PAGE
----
On the contrary, we love them —still. We are practicing tough love towards the other — loving them enough not to be their enabler.

By not making ourselves available to them, we are giving them the opportunity to learn their lesson and realize their mistakes — on their own. We are giving them the opportunity to work on themselves and change a destructive habit or unloving behavior — but we do not have to be their training ground.

And as they work on themselves, we, too, can work towards our healing and forgiveness while holding the space for them to learn. We are giving them a chance and the time to truly and fully realize their wrongdoings so that they can come to their senses and be convinced that they mustn’t repeat and do to others what they did to us.

We may no longer give the other a second (or third or nth) chance. We may not be convinced that they are deserving of another chance. Doing so doesn’t mean we are depriving them of our love. It doesn’t mean we’ve stopped loving them.

The love may still be there. We may love each other — still.

We’re just not loving each other together.

😀 ❤ ⭐ ❤ 😀

Copyright © 2011-2016 Nadine Marie V. Niguidula, M.A. and Aligning With Truth


About NadineMarie (Aligning With Truth)

I find much joy & fulfillment in sharing my experiences & insights through writing & blogging. I created the site, ALIGNING WITH TRUTH as a virtual center for healing where I share my thoughts & reflections, as well as the tools & resources that are helping me as I move along the path of awakening & coming home to the Self. As I live in joy & align with Truth, I AM shining my Light which is how I contribute to the planetary & humanity ascension. Brightest & Magical Blessings!!! Om Shanti. Namaste...💗💖💜Nadine Marie💜💖💗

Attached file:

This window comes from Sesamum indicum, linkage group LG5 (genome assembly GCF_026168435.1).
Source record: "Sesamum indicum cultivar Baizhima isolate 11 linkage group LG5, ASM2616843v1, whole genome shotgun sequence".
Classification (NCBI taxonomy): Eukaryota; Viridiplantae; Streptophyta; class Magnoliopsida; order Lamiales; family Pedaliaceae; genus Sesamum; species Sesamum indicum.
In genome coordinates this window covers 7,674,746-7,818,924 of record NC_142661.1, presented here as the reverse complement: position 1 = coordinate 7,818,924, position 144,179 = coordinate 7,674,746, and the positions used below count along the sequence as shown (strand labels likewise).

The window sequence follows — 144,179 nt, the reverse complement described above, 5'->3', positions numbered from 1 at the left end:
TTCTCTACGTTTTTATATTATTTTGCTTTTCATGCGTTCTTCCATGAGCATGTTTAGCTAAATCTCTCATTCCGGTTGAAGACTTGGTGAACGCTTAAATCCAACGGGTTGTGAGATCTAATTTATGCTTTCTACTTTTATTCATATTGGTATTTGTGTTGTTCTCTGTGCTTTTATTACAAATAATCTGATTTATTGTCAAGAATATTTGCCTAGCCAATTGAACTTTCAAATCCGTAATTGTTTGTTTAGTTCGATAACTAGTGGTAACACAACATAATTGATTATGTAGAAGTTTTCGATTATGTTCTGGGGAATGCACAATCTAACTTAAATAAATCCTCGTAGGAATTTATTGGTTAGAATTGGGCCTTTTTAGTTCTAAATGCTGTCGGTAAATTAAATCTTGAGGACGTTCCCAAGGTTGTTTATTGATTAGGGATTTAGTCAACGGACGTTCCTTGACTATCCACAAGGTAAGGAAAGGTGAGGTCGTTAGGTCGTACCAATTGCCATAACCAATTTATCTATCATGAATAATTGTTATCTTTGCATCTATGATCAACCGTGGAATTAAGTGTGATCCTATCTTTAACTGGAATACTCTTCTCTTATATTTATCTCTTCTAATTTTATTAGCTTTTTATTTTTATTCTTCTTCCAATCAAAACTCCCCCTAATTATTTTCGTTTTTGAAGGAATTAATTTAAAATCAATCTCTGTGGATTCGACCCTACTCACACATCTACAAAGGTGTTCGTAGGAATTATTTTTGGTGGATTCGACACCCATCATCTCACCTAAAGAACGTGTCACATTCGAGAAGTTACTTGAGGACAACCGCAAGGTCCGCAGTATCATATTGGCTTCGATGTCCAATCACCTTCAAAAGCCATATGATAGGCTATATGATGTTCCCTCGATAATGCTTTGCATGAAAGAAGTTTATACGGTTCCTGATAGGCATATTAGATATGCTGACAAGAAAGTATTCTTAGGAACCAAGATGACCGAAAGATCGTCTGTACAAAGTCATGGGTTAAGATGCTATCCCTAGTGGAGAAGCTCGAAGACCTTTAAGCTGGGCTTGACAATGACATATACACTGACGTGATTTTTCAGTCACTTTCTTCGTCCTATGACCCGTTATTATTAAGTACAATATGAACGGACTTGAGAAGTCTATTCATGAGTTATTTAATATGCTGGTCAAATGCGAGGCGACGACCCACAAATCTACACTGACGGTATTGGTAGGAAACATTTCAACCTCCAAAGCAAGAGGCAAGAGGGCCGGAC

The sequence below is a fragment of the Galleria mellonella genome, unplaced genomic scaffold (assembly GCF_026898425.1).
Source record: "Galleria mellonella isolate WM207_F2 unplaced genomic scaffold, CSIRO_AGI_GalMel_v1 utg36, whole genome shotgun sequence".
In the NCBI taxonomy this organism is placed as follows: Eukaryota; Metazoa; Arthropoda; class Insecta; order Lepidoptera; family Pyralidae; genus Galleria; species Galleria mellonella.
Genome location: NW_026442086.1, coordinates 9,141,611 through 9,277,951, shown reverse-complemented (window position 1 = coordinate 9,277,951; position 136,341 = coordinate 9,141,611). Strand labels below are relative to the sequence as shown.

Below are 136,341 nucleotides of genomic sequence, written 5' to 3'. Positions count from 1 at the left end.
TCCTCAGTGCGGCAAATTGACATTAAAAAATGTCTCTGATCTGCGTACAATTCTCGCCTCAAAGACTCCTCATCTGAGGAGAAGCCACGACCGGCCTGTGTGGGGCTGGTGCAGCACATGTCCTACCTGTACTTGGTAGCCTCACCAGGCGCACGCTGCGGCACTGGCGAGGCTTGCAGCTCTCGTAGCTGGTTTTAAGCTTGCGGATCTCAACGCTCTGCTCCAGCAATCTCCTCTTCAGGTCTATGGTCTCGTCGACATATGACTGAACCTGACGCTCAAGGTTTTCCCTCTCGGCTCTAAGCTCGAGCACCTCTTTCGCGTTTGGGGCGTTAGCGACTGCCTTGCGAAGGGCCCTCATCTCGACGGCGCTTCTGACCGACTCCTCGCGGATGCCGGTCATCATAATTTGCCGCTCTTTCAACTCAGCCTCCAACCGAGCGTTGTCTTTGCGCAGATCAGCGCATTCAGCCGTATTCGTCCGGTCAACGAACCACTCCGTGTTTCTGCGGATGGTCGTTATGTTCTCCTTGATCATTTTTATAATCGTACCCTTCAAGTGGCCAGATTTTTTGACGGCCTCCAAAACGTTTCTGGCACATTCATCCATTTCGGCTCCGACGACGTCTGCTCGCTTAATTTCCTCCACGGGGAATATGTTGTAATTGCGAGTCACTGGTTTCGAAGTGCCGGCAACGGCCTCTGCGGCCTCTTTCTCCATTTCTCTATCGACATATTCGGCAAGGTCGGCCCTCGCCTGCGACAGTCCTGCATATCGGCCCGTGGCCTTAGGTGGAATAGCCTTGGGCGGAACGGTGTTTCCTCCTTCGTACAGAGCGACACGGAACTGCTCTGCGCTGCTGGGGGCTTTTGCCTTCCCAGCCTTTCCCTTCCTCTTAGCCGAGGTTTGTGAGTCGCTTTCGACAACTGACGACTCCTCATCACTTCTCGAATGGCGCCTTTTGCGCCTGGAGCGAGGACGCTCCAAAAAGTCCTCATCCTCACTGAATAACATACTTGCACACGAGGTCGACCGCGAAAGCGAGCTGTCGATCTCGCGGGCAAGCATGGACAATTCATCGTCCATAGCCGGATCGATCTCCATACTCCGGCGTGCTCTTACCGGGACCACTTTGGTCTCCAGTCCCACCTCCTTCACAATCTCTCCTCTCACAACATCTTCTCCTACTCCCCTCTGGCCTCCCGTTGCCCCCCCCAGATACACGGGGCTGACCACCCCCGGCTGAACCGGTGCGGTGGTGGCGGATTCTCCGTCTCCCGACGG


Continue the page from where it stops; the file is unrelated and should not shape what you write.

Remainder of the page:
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6 Responses to Second Chances

  1. Leslie says:

    There was a dawn, without sunrise
    Full daylight still waking
    Wisdom poured to my cup
    Guided by a kind hand
    A knowing of self is all we have
    Our tended garden offers bounty
    Stillness from within
    No longer bound to watch the rabbits eat the harvest.

    Dearest gentle sledgehammer weilding wise one,
    You have impacted my world and blessings flow.

    Caring for yourself is really all you have to do. Sometimes itʻs a simple pleasure and sometimes a pain the butt, but eventually this really sums up where I have landed.
    I send you love and peace, joyous acknowledgement of wonder.


    Liked by 1 person

  2. candidkay says:

    I always tell my boys: “Love is a verb.” I want them to know words alone don’t cut it!

    Liked by 1 person

  3. Thanks for your inspiring post Nadine.. Yes we first have to love ourselves and trust that we live the life that reflects this… love to you x barbara

    Liked by 1 person

🌛🙏💖🌟🌞Would love to hear your thoughts, experiences, and wisdom!!!🌞🌟💞🙏🌜